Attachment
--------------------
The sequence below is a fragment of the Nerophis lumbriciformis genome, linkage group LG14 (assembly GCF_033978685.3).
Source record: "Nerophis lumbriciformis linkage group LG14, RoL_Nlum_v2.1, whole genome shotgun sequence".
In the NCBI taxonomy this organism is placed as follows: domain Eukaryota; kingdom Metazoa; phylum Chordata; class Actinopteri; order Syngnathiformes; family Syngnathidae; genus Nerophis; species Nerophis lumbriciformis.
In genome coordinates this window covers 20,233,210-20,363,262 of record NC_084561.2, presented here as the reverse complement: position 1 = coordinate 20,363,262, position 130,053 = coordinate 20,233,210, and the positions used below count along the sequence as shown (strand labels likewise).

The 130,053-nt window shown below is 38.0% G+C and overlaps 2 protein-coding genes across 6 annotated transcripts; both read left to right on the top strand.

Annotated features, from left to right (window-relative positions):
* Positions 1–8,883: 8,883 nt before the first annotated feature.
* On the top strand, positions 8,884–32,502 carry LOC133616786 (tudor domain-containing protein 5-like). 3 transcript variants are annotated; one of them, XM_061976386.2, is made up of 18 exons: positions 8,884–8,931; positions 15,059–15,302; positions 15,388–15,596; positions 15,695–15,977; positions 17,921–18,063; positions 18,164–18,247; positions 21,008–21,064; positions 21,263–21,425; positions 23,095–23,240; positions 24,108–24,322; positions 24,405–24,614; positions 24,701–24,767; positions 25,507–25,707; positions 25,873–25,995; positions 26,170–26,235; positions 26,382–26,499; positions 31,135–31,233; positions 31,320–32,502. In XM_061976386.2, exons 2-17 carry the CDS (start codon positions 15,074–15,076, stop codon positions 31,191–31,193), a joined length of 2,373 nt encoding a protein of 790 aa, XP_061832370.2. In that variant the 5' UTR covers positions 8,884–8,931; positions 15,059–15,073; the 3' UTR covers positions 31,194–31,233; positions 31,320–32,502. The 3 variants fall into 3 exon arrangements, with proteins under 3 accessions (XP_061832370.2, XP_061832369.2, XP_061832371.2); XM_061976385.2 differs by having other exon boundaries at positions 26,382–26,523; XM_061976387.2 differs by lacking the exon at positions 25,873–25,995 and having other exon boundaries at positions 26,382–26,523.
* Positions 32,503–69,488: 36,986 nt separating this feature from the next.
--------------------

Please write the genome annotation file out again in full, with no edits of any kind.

The sequence below is a fragment of the Nerophis lumbriciformis genome, linkage group LG14 (assembly GCF_033978685.3).
Source record: "Nerophis lumbriciformis linkage group LG14, RoL_Nlum_v2.1, whole genome shotgun sequence".
In the NCBI taxonomy this organism is placed as follows: domain Eukaryota; kingdom Metazoa; phylum Chordata; class Actinopteri; order Syngnathiformes; family Syngnathidae; genus Nerophis; species Nerophis lumbriciformis.
In genome coordinates this window covers 20,233,210-20,363,262 of record NC_084561.2, presented here as the reverse complement: position 1 = coordinate 20,363,262, position 130,053 = coordinate 20,233,210, and the positions used below count along the sequence as shown (strand labels likewise).

The 130,053-nt window shown below is 38.0% G+C and overlaps 2 protein-coding genes across 6 annotated transcripts; both read left to right on the top strand.

Annotated features, from left to right (window-relative positions):
* Positions 1–8,883: 8,883 nt before the first annotated feature.
* On the top strand, positions 8,884–32,502 carry LOC133616786 (tudor domain-containing protein 5-like). 3 transcript variants are annotated; one of them, XM_061976386.2, is made up of 18 exons: positions 8,884–8,931; positions 15,059–15,302; positions 15,388–15,596; positions 15,695–15,977; positions 17,921–18,063; positions 18,164–18,247; positions 21,008–21,064; positions 21,263–21,425; positions 23,095–23,240; positions 24,108–24,322; positions 24,405–24,614; positions 24,701–24,767; positions 25,507–25,707; positions 25,873–25,995; positions 26,170–26,235; positions 26,382–26,499; positions 31,135–31,233; positions 31,320–32,502. In XM_061976386.2, exons 2-17 carry the CDS (start codon positions 15,074–15,076, stop codon positions 31,191–31,193), a joined length of 2,373 nt encoding a protein of 790 aa, XP_061832370.2. In that variant the 5' UTR covers positions 8,884–8,931; positions 15,059–15,073; the 3' UTR covers positions 31,194–31,233; positions 31,320–32,502. The 3 variants fall into 3 exon arrangements, with proteins under 3 accessions (XP_061832370.2, XP_061832369.2, XP_061832371.2); XM_061976385.2 differs by having other exon boundaries at positions 26,382–26,523; XM_061976387.2 differs by lacking the exon at positions 25,873–25,995 and having other exon boundaries at positions 26,382–26,523.
* Positions 32,503–69,488: 36,986 nt separating this feature from the next.